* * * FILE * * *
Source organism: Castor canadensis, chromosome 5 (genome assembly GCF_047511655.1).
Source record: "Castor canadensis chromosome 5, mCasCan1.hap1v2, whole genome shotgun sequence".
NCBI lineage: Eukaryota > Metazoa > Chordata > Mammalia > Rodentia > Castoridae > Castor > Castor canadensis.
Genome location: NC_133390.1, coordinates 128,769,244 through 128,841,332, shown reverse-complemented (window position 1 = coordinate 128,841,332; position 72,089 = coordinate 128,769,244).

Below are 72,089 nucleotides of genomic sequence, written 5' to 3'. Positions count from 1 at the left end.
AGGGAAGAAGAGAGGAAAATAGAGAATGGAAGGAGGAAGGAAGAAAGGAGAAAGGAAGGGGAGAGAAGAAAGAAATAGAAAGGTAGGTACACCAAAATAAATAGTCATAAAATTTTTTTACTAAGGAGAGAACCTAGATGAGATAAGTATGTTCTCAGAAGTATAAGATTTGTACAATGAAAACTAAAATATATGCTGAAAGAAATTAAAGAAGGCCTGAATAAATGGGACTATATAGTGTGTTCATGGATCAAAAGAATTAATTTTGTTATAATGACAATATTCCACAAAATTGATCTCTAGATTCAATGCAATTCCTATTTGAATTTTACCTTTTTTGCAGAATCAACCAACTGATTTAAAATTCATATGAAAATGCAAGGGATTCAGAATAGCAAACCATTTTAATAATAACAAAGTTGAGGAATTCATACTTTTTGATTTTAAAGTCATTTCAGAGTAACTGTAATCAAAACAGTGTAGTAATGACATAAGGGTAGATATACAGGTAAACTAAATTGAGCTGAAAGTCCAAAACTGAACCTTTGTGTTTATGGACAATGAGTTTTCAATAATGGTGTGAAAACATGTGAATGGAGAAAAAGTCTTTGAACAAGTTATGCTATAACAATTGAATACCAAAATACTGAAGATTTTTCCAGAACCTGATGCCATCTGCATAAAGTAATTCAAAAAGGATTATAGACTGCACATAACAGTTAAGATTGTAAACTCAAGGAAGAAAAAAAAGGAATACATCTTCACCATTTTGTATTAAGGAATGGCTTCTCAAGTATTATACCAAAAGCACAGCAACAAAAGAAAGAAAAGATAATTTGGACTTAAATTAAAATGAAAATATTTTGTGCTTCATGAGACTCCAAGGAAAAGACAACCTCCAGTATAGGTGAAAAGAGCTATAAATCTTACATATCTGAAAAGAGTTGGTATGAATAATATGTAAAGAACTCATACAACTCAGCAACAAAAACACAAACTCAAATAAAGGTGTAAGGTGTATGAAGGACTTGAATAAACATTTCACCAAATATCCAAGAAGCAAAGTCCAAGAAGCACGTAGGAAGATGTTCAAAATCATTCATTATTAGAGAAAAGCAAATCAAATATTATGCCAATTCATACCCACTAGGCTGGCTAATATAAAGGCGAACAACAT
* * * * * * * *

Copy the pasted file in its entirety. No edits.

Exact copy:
Source organism: Castor canadensis, chromosome 5 (genome assembly GCF_047511655.1).
Source record: "Castor canadensis chromosome 5, mCasCan1.hap1v2, whole genome shotgun sequence".
NCBI lineage: Eukaryota > Metazoa > Chordata > Mammalia > Rodentia > Castoridae > Castor > Castor canadensis.
Genome location: NC_133390.1, coordinates 128,769,244 through 128,841,332, shown reverse-complemented (window position 1 = coordinate 128,841,332; position 72,089 = coordinate 128,769,244).

Below are 72,089 nucleotides of genomic sequence, written 5' to 3'. Positions count from 1 at the left end.
AGGGAAGAAGAGAGGAAAATAGAGAATGGAAGGAGGAAGGAAGAAAGGAGAAAGGAAGGGGAGAGAAGAAAGAAATAGAAAGGTAGGTACACCAAAATAAATAGTCATAAAATTTTTTTACTAAGGAGAGAACCTAGATGAGATAAGTATGTTCTCAGAAGTATAAGATTTGTACAATGAAAACTAAAATATATGCTGAAAGAAATTAAAGAAGGCCTGAATAAATGGGACTATATAGTGTGTTCATGGATCAAAAGAATTAATTTTGTTATAATGACAATATTCCACAAAATTGATCTCTAGATTCAATGCAATTCCTATTTGAATTTTACCTTTTTTGCAGAATCAACCAACTGATTTAAAATTCATATGAAAATGCAAGGGATTCAGAATAGCAAACCATTTTAATAATAACAAAGTTGAGGAATTCATACTTTTTGATTTTAAAGTCATTTCAGAGTAACTGTAATCAAAACAGTGTAGTAATGACATAAGGGTAGATATACAGGTAAACTAAATTGAGCTGAAAGTCCAAAACTGAACCTTTGTGTTTATGGACAATGAGTTTTCAATAATGGTGTGAAAACATGTGAATGGAGAAAAAGTCTTTGAACAAGTTATGCTATAACAATTGAATACCAAAATACTGAAGATTTTTCCAGAACCTGATGCCATCTGCATAAAGTAATTCAAAAAGGATTATAGACTGCACATAACAGTTAAGATTGTAAACTCAAGGAAGAAAAAAAAGGAATACATCTTCACCATTTTGTATTAAGGAATGGCTTCTCAAGTATTATACCAAAAGCACAGCAACAAAAGAAAGAAAAGATAATTTGGACTTAAATTAAAATGAAAATATTTTGTGCTTCATGAGACTCCAAGGAAAAGACAACCTCCAGTATAGGTGAAAAGAGCTATAAATCTTACATATCTGAAAAGAGTTGGTATGAATAATATGTAAAGAACTCATACAACTCAGCAACAAAAACACAAACTCAAATAAAGGTGTAAGGTGTATGAAGGACTTGAATAAACATTTCACCAAATATCCAAGAAGCAAAGTCCAAGAAGCACGTAGGAAGATGTTCAAAATCATTCATTATTAGAGAAAAGCAAATCAAATATTATGCCAATTCATACCCACTAGGCTGGCTAATATAAAGGCGAACAACAT